In narrow asymptotic settings Gaussian VAE models of continuous data have been shown to possess global optima aligned with ground-truth distributions. Even so, it is well known that poor solutions whereby the latent posterior collapses to an uninformative prior are sometimes obtained in practice. However, contrary to conventional wisdom that largely assigns blame for this phenomena on the undue influence of KL-divergence regularization, we will argue that posterior collapse is, at least in part, a direct consequence of bad local minima inherent to the loss surface of deep autoencoder networks. In particular, we prove that even small nonlinear perturbations of affine VAE decoder models can produce such minima, and in deeper models, analogous minima can force the VAE to behave like an aggressive truncation operator, provably discarding information along all latent dimensions in certain circumstances. Regardless, the underlying message here is not meant to undercut valuable existing explanations of posterior collapse, but rather, to refine the discussion and elucidate alternative risk factors that may have been previously underappreciated.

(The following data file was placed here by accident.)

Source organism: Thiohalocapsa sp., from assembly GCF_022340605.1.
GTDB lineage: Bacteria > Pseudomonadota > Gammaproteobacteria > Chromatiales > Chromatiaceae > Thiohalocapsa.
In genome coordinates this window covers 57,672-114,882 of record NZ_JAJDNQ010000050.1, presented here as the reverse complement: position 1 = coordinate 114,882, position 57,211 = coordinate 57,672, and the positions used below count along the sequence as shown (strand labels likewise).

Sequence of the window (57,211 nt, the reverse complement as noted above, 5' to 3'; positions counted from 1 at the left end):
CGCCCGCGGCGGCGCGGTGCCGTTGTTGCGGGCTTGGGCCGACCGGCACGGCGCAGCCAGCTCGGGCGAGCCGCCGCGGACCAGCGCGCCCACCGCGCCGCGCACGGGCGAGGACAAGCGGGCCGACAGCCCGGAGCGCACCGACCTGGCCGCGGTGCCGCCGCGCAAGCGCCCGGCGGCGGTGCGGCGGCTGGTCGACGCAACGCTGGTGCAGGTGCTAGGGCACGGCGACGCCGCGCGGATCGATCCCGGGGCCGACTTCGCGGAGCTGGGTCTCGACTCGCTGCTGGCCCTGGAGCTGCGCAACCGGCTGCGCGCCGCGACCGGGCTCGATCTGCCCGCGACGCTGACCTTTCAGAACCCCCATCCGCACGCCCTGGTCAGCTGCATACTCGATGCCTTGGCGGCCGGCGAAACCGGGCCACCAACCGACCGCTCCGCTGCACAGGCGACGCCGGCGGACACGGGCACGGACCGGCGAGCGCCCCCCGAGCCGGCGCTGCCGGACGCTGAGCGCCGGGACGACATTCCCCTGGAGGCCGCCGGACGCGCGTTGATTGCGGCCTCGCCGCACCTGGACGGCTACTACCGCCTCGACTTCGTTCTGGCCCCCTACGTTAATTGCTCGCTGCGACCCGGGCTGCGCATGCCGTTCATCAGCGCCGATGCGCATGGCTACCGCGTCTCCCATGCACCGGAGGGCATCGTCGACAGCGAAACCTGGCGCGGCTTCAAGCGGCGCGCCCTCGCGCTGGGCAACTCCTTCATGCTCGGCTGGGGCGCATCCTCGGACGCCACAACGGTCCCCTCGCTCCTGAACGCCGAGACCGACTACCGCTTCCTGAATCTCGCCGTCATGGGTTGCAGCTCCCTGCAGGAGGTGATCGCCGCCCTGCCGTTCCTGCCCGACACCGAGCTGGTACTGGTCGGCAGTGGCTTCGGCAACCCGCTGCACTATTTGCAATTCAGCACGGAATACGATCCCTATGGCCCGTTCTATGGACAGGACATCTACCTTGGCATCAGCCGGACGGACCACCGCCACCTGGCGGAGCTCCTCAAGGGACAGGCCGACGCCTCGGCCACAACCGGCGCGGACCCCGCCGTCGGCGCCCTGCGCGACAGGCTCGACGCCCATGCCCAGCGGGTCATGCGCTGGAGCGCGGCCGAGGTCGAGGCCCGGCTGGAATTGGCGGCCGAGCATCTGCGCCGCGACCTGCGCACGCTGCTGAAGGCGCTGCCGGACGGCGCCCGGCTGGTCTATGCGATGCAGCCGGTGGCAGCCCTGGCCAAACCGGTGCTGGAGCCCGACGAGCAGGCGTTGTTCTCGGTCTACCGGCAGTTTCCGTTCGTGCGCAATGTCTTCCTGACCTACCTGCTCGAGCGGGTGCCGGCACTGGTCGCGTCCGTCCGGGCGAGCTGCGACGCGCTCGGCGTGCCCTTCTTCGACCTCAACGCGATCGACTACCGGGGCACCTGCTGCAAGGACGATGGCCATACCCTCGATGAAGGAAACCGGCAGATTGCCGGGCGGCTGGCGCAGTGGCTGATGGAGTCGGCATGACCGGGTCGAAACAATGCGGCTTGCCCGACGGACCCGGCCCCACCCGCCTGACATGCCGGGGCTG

Speakers: Bin Dai, Ziyu Wang, David Wipf